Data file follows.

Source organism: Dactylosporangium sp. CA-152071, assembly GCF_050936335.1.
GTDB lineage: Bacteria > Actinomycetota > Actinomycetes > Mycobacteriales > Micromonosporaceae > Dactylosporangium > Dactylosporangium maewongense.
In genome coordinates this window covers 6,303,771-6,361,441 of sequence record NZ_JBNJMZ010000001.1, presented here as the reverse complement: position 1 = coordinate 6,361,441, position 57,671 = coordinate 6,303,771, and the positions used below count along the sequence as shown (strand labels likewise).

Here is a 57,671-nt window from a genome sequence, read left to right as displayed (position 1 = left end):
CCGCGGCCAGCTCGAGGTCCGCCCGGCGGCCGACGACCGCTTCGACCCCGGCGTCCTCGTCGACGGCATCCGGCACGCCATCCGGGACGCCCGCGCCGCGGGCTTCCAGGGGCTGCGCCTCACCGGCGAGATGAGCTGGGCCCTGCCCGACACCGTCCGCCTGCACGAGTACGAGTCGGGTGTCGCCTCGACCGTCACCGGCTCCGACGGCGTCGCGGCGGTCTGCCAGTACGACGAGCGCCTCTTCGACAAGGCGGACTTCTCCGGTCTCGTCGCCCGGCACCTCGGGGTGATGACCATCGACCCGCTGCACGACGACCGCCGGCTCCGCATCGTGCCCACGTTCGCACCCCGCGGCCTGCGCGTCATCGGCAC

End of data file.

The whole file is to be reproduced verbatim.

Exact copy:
Source organism: Dactylosporangium sp. CA-152071, assembly GCF_050936335.1.
GTDB lineage: Bacteria > Actinomycetota > Actinomycetes > Mycobacteriales > Micromonosporaceae > Dactylosporangium > Dactylosporangium maewongense.
In genome coordinates this window covers 6,303,771-6,361,441 of sequence record NZ_JBNJMZ010000001.1, presented here as the reverse complement: position 1 = coordinate 6,361,441, position 57,671 = coordinate 6,303,771, and the positions used below count along the sequence as shown (strand labels likewise).

Here is a 57,671-nt window from a genome sequence, read left to right as displayed (position 1 = left end):
CCGCGGCCAGCTCGAGGTCCGCCCGGCGGCCGACGACCGCTTCGACCCCGGCGTCCTCGTCGACGGCATCCGGCACGCCATCCGGGACGCCCGCGCCGCGGGCTTCCAGGGGCTGCGCCTCACCGGCGAGATGAGCTGGGCCCTGCCCGACACCGTCCGCCTGCACGAGTACGAGTCGGGTGTCGCCTCGACCGTCACCGGCTCCGACGGCGTCGCGGCGGTCTGCCAGTACGACGAGCGCCTCTTCGACAAGGCGGACTTCTCCGGTCTCGTCGCCCGGCACCTCGGGGTGATGACCATCGACCCGCTGCACGACGACCGCCGGCTCCGCATCGTGCCCACGTTCGCACCCCGCGGCCTGCGCGTCATCGGCAC